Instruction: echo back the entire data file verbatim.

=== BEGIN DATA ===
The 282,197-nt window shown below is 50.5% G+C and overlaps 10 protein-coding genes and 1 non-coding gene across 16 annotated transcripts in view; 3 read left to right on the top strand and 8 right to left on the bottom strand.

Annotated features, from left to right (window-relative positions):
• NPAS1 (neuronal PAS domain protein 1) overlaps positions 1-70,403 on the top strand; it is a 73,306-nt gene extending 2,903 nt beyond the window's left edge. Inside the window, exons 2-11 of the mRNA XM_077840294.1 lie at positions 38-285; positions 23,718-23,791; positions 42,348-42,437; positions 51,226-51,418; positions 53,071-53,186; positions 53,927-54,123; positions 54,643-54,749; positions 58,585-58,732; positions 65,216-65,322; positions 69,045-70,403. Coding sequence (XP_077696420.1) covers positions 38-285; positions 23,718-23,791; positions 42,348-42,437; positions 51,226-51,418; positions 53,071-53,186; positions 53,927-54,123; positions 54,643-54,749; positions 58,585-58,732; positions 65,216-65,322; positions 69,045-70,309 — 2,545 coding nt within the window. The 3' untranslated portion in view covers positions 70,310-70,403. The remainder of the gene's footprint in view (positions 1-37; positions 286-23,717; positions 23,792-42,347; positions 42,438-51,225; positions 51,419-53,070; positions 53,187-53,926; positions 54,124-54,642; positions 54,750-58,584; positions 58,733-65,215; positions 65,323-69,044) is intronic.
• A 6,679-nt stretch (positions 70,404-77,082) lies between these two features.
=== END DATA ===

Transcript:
The 282,197-nt window shown below is 50.5% G+C and overlaps 10 protein-coding genes and 1 non-coding gene across 16 annotated transcripts in view; 3 read left to right on the top strand and 8 right to left on the bottom strand.

Annotated features, from left to right (window-relative positions):
• NPAS1 (neuronal PAS domain protein 1) overlaps positions 1-70,403 on the top strand; it is a 73,306-nt gene extending 2,903 nt beyond the window's left edge. Inside the window, exons 2-11 of the mRNA XM_077840294.1 lie at positions 38-285; positions 23,718-23,791; positions 42,348-42,437; positions 51,226-51,418; positions 53,071-53,186; positions 53,927-54,123; positions 54,643-54,749; positions 58,585-58,732; positions 65,216-65,322; positions 69,045-70,403. Coding sequence (XP_077696420.1) covers positions 38-285; positions 23,718-23,791; positions 42,348-42,437; positions 51,226-51,418; positions 53,071-53,186; positions 53,927-54,123; positions 54,643-54,749; positions 58,585-58,732; positions 65,216-65,322; positions 69,045-70,309 — 2,545 coding nt within the window. The 3' untranslated portion in view covers positions 70,310-70,403. The remainder of the gene's footprint in view (positions 1-37; positions 286-23,717; positions 23,792-42,347; positions 42,438-51,225; positions 51,419-53,070; positions 53,187-53,926; positions 54,124-54,642; positions 54,750-58,584; positions 58,733-65,215; positions 65,323-69,044) is intronic.
• A 6,679-nt stretch (positions 70,404-77,082) lies between these two features.